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get john marshall is important because he was a chief justice of the supreme court. a vice president of the united states. the first person to bring a case to the supreme court. the first speaker of the house of representatives. from EN Bilgi.
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For other people named John Marshall, see John Marshall (disambiguation).
Portrait by Henry Inman, 1832
4th Chief Justice of the United StatesIn office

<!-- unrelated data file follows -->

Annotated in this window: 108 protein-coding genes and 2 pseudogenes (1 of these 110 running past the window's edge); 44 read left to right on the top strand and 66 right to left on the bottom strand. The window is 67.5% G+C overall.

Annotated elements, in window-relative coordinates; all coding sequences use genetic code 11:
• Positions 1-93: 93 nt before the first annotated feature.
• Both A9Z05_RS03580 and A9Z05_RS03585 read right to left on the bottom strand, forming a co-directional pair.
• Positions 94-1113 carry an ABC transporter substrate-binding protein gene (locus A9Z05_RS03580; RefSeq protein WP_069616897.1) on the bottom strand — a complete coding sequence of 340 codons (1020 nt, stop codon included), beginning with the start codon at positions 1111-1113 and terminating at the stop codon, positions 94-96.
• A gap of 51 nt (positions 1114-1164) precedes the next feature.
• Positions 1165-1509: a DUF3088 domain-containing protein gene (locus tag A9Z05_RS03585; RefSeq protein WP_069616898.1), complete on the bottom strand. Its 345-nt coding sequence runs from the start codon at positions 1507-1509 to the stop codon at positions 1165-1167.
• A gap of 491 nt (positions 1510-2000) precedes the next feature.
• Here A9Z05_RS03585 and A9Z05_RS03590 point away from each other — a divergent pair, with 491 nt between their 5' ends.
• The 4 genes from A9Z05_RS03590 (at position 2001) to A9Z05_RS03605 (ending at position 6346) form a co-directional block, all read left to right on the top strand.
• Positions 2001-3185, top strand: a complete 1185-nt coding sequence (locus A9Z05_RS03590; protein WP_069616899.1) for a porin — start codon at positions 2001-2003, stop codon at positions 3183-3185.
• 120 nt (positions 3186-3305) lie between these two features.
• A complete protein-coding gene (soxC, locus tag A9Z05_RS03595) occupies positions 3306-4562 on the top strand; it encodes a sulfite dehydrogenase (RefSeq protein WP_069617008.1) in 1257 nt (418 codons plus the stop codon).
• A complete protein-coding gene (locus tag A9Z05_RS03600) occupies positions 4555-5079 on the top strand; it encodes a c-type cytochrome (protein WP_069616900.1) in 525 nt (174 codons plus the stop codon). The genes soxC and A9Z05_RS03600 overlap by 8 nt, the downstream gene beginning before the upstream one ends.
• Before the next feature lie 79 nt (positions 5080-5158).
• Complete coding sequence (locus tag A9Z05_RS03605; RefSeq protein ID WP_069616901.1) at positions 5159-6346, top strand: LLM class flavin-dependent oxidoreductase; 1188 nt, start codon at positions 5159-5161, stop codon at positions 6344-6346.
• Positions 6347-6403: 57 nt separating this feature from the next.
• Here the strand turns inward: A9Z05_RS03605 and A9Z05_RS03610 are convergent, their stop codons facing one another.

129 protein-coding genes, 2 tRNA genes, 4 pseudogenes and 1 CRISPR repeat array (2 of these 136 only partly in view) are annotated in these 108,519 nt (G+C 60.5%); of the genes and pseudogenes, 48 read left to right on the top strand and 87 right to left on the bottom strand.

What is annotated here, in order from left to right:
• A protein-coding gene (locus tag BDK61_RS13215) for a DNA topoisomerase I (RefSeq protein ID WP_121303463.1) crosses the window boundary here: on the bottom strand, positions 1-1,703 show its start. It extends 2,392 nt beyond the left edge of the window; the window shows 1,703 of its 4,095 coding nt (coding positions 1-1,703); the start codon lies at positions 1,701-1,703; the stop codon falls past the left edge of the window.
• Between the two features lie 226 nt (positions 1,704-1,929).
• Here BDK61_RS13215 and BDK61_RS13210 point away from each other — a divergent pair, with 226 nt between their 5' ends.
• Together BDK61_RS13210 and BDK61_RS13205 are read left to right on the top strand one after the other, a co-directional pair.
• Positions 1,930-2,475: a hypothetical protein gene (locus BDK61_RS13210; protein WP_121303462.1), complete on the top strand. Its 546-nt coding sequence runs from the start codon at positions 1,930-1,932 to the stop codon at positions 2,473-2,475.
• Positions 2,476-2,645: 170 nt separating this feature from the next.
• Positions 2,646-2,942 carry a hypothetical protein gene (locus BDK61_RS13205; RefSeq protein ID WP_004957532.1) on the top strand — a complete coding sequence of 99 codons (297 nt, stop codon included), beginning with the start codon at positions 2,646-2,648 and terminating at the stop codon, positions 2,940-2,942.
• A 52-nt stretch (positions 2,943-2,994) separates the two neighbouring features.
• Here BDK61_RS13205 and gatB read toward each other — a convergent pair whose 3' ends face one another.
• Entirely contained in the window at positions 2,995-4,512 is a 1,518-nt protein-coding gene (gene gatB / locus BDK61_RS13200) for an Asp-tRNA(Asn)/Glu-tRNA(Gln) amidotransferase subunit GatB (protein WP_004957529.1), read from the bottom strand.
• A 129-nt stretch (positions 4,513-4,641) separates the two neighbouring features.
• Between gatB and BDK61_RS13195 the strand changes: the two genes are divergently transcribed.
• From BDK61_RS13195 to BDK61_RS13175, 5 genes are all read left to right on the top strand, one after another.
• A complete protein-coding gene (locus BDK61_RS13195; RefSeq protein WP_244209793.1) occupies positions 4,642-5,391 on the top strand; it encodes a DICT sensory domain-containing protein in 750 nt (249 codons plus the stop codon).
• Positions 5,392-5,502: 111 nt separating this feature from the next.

February 4, 1801 – July 6, 1835
Nominated by John Adams
Preceded by Oliver Ellsworth
Succeeded by Roger B. Taney
4th United States Secretary of StateIn office
June 13, 1800 – March 4, 1801
President John Adams
Preceded by Timothy Pickering
Succeeded by James Madison
Member of the U.S. House of Representatives
from Virginia's 13th districtIn office
March 5, 1799 – June 6, 1800
Preceded by John Clopton
Succeeded by Littleton Tazewell
Born September 24, 1755
Germantown, Virginia Colony, British America
Died July 6, 1835 (aged 79)
Philadelphia, Pennsylvania, U.S.
Political party Federalist
Spouse(s) Mary Willis Ambler
Children 10, including Edward
Education College of William & Mary
Signature Military service
Allegiance United States
Branch/service Continental Army
Years of service 1775–1782